Monday, March 29, 2010

Spring Has Sprung (Finally)!

According to the calendar, spring has finally sprung. And all that I can say is thank goodness for that! When winter hits many rejoice the return of the white stuff every year but you can count me firmly outside that camp. Sure newly fallen snow looks nice and the blanketing of snow serves as a nice backdrop to the holidays, but from my perspective the cold, snowy winter season can often be the bane of my existence. The reason I give it such a sharp qualification is because when snow and slush and ice are on the ground, more often than not it makes getting around outside and out and about in public a tenuous proposition. Sure that holds true for everyone but I'm referring specifically to getting around in a wheelchair during the winter months. Especially the harsh winters that I've faced in Wisconsin and Minnesota my whole life.

First, the cold and precipitation can take a toll on the mobility equipment I deal with, namely my wheelchair and my van's ramp. Every winter season I can pretty much bank on some combination of getting stuck with my wheelchair wheels spinning, my van's foldout ramp getting stuck together, and/or my side van door getting frozen shut occurring up to a dozen or more times. This winter in particular every single one of those issues hit over the Christmas weekend due to a freezing rainstorm. Having unimpeded side door access to my van is an absolute requirement to be able to get in and out efficiently, so needless to say it becomes a problem when rain gets in the door gaps and freezes them shut. Most of time the motor that makes the side door slide open is strong enough to break up the frozen stuff but every now and again it's frozen so bad that the door doesn't even budge, so I have to try to jerk it open with my hand on the door handle. If the van sits outside in the cold for a lengthy amount of time it makes the door opening and ramp folding equipment run very slow. When it's minus 10 out those extra few seconds feel pretty long. When the snow gets built up on my chair tires it can sometime cause me to fishtail on my way up the ramp, which is always a bit freaky. Usually, my winter technique is to line it up straight and gun it into the van full blast so the speed barely gives my wheels a chance to slip around. When the ramp folds up sometimes the wet stuff slides through the crack half way up the ramp at the folding point and trickles down both bottom sides of the ramp and if it's cold enough it can freeze them together. Underneath the ramp are small carpet pieces that were put there to prevent the ramp from scratching itself, but when they get wet and freeze they stick to each other like Velcro. The worst example of that situation that I've faced was during the winter of my second year of law school. It was hands down the coldest night that I've ever gone out: minus 20 degrees. I left school around 10:30 pm after six straight hours of having my van parked out in the frigid cold to discover that the carpet mats had frozen together, and thus the ramp wouldn't unfold. Thankfully the building's security was still on duty to help me out.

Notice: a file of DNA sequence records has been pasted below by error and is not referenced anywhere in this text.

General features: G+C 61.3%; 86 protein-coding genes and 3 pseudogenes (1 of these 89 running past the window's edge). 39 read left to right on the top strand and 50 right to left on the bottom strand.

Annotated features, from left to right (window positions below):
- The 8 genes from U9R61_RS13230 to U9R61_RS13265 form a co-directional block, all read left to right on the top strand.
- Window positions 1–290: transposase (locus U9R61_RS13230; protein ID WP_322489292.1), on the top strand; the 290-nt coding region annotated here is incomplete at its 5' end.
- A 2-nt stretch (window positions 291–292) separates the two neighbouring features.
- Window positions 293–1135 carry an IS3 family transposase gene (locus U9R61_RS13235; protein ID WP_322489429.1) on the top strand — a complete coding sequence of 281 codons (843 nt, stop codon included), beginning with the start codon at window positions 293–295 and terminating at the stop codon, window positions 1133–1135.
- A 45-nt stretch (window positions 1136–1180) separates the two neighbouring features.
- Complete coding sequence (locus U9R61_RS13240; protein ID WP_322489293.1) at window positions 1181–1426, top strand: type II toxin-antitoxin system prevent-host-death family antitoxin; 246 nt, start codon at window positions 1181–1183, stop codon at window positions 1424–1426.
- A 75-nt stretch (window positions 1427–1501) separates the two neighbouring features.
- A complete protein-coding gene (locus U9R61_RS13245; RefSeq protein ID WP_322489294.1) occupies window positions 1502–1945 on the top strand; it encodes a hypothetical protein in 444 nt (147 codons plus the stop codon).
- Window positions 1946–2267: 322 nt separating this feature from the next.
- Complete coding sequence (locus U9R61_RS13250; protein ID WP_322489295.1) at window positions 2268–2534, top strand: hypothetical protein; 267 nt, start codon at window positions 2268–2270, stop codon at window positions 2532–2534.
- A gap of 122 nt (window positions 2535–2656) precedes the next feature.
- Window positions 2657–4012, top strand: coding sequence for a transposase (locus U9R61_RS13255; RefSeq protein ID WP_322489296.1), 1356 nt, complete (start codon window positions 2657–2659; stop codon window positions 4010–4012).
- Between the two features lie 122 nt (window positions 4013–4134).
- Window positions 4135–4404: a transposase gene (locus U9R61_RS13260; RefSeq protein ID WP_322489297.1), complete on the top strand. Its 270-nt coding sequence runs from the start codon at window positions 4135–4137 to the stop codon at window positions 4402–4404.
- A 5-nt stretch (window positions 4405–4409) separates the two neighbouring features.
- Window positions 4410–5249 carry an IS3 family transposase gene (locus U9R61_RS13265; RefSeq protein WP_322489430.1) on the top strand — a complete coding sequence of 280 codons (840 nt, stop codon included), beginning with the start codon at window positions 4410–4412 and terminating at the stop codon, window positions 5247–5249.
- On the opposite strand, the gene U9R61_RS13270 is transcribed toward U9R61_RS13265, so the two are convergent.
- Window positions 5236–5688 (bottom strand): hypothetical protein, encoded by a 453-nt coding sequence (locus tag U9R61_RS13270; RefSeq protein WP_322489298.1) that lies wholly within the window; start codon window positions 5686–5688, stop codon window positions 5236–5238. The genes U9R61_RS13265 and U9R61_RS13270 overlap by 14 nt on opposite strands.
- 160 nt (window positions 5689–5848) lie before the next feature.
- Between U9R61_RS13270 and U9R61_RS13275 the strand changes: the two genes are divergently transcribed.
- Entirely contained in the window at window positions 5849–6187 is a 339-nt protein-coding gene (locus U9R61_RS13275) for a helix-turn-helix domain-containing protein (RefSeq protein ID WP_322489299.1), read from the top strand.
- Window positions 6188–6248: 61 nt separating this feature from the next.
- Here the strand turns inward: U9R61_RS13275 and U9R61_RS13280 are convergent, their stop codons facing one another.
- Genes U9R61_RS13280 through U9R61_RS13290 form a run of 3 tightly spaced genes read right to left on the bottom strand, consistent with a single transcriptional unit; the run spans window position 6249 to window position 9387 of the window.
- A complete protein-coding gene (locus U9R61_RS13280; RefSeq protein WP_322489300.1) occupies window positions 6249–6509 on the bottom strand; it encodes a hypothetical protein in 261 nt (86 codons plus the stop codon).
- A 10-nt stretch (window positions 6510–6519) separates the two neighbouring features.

Second, getting around can be a challenge unto itself. My chair can handle powering through quite a bit of snow but it does have its limits when the snow starts piling up too high or is really heavy. The frozen slick stuff isn't too bad, and I actually kind of like it because it's the only circumstances under which I can whip some donuts. Otherwise it's impossible to do in a wheelchair. But the combination of the two is the worst. In other words, snow that gets rained on, or vice versa, that turns into hard bumps and chunks. Trying to traverse those can be really frustrating, and often treacherous or even impossible to roll over. When vehicle snow tire tracks freeze into hardened grooves my chair wheels get caught in them and it's hard to work my way back out. Often times I'm almost forced to travel their same path until I can shake loose. A related thing I need to be mindful of is getting the bottom of my chair caught on raised icy chunks. I have a bolt under my chair that locks into a box on the floor of my van so that my chair is secure when I drive, but it hangs down to within a few inches of the ground so if I don't drive over raised ice/snow chunks straight or if I end up "straddling" them between my wheels then the bolt catches on them and I get stuck in place. Often that results in my wheels spinning in place and I'm a sitting duck.